Special Operators Seek New Tech to Remain Stealthy

By Vivienne Machi

Photo: Defense Dept.

This is part 7 of a 10-part series covering U.S. Special Operations Command’s Top 10 technology needs leading up to the Special Operations Forces Industry Conference in Tampa, Florida, May 21-25, 2018. Today: Signature Management. 

Today’s special operators must prepare for combat situations around the globe and against adversaries with increasingly sophisticated technology. Special Operations Command is working to provide commandos with products that help to reduce signature footprints through camouflage, signal reduction and other means, while remaining cost-effective and lightweight.

A 2018 SOCOM report, “Science and Technology – Preparing for the Future 2020-2030: Signature Management,” identifies several possible issues that operators may encounter.

“Consider the notional mission for a small group to insert into hostile territory from the sea, cross overland, strike a target and extract by air to a friendly location, all within one cycle of darkness,” the report said.

Special Operations Command is seeking industry’s solutions for: transporting vessels and individual operators while undetected by radio frequencies, electro-optical/infrared, and acoustic or magnetic sensors or mines; transitioning from sea to land spaces, where different thermal signatures could increase probability of IR detection; and minimizing detection at longer ranges for individuals, communication signals, or physical equipment.

The report noted that in some instances, operators must accept “an undesirable level of risk” that they will be detected and the mission could be compromised.

“For this reason, any new technologies that allow the warfighter to avoid threats, skip mission steps, or reduce the likelihood of detection are of interest to SOCOM,” it said.

Saab Barracuda, a subsidiary of Saab Defense and Security USA that focuses on signature management, has long been developing multi-spectral camouflage nets that provide commandos with a secure cover while resting or holding in place.

The company, which is based in Lillington, North Carolina, is now offering U.S. forces a mobile camouflage system that fits directly onto vehicles to help prevent detection across the electromagnetic spectrum, said Kevin Dunham, director of business development for Saab Barracuda.

Once installed, the cover helps to mitigate visual, near-infrared, short-wave infrared, thermal infrared and radar signatures, and can be customized for any vehicle with colors and patterns to adapt to a variety of theaters, he added.

“It fits perfectly to the vehicle like you’re putting on a suit, but it doesn’t interfere” with any of the systems or features, he said. Users can also add a multispectral solar shading system that offers shade and other protection from the elements while in use, according to the company.

Several countries around the world, including the United Kingdom, Sweden, Denmark and Germany, have begun to use the mobile camouflage on their tanks and fighting vehicles, and U.S. forces are starting to take note, Dunham said.

Saab is offering a variety of camouflage nets to SOCOM, he noted. In late March, the company received one of three awards for the prototyping stage of an indefinite-delivery/indefinite-quantity contract for the Army’s next-generation ultra-lightweight camouflage net system, or ULCANS increment 1 program. HDT Expeditionary Systems and Fibrotex USA also received prototype awards.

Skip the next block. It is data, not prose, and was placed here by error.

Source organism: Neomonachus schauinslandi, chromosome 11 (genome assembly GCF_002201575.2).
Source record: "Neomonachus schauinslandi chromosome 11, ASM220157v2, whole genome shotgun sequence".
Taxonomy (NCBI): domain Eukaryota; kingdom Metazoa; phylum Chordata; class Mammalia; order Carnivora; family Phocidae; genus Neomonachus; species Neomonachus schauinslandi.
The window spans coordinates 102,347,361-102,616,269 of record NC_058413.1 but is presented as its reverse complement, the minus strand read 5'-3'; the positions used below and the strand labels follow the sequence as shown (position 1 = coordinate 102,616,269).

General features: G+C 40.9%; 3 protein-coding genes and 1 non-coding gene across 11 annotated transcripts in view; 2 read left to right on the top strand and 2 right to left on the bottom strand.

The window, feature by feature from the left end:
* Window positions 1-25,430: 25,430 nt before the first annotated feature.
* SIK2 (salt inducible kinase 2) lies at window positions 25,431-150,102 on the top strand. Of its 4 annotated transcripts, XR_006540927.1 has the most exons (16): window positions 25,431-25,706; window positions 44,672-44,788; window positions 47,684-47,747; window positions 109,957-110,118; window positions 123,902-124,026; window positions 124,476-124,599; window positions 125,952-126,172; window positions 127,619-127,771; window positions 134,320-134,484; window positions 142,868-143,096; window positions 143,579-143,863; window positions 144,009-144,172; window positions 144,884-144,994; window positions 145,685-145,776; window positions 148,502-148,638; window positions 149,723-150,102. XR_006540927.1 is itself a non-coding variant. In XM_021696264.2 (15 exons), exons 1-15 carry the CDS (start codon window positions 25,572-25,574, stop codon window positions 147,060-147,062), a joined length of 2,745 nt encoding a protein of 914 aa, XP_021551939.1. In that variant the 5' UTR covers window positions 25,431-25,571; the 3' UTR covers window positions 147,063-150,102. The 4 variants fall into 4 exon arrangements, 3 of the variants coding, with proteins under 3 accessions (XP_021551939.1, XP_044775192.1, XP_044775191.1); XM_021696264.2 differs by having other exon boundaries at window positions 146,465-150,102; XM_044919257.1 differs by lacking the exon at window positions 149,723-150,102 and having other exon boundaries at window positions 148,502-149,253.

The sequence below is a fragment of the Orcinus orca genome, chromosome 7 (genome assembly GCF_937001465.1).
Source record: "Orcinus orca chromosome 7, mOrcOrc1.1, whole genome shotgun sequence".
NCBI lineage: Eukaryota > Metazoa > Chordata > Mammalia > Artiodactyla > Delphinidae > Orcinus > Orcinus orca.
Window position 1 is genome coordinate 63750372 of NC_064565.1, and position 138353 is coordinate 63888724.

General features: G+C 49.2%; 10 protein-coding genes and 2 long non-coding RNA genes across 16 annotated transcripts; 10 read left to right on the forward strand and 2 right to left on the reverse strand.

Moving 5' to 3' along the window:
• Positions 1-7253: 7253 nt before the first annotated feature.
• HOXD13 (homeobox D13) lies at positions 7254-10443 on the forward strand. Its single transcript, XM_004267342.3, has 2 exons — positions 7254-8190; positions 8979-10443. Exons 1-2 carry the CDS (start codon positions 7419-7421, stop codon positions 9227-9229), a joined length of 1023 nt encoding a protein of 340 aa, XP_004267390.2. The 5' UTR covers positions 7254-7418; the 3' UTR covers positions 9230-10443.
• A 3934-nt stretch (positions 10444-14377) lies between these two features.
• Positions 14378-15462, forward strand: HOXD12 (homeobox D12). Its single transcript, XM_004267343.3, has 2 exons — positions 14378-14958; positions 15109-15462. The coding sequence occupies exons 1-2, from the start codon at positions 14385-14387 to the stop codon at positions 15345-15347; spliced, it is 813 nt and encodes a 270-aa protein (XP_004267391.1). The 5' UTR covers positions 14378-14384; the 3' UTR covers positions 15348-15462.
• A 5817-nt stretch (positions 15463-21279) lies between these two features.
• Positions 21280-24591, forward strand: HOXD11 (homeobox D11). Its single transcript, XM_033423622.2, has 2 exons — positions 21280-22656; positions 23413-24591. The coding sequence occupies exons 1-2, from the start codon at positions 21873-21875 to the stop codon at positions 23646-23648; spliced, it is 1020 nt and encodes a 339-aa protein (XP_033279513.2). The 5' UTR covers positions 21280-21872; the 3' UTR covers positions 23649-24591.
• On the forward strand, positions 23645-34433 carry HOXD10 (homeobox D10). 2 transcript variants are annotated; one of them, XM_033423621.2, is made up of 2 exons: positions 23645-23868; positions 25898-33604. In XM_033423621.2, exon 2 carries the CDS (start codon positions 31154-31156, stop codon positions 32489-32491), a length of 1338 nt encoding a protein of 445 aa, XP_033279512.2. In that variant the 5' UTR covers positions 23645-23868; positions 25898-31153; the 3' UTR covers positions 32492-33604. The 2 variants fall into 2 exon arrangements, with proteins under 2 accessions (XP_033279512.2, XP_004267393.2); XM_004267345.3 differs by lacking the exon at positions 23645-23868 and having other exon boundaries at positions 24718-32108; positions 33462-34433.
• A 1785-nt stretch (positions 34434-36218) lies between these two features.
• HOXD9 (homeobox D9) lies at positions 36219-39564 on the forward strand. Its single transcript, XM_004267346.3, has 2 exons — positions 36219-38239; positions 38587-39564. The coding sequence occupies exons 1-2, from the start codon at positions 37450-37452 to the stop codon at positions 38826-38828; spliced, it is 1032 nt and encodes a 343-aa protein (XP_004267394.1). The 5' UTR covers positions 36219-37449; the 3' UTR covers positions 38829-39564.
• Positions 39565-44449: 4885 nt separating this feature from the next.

Saab is the incumbent competitor, having provided the Army with ULCANS nets for several decades. But the specifications are greater for the next-generation system. It includes a requirement for reversible nets with distinct colors and patterns on each side, along with an additional requirement to produce a battlefield-specific camouflage net in a short period of time, Dunham noted.

Since Saab provides camouflage systems to militaries around the globe, it can find a color to match any terrain that operators could encounter, he said. “We have a library of over 3,000 different colors that we can pull from. … Give us a 10-digit grid coordinate in the world [and] we can get a color that matches that specific terrain,” he added.

The contract, which is worth $480 million over the next 10 years, is expected to be awarded within the second quarter of fiscal year 2019, after testing and evaluation is completed this summer, Dunham said. Once awarded, those nets will be issued to SOCOM as well as the Army via the service’s product manager force sustainment systems office in Natick, Massachusetts, he added.

Meanwhile, Saab is also developing smaller-sized nets to cover personnel or equipment systems, he noted.

“We have had people ask us for a personnel-sized net that two people can lay under,” he said. The company now offers a product that folds into the size of a computer tablet — “something that you pull out on the go” to hide from an enemy drone, he added.

Dunham noted that operators are now seeking solutions to better camouflage their unmanned aerial vehicle launch systems. Saab is working on a net to help cover that launch system as well as the vehicles when they are not in flight, he said.

SOCOM's Top 10 Technology Needs

Part 1: SOCOM Iron Man Suit Prototype Delayed a Year

Part 2: Special Operations Command Beefing Up Communications

Part 3: SOCOM Investing in New Tech to Counter Drones

Part 4: SOCOM Tapping into Biotechnology

Part 5: SOCOM Replenishing Precision-Guided Weapon Stockpiles

Part 6: SOCOM Setting Records for Unmanned Systems Procurement

Part 8: Commandos Need Lightweight, Energy Efficient Equipment

Part 9: Special Operators Pursuing New Position, Navigation and Timing Capabilities

Part 10: Special Ops Command Aims to Convert M4A1 Carbine

Topics: Special Operations, Special Operations-Low Intensity Conflict

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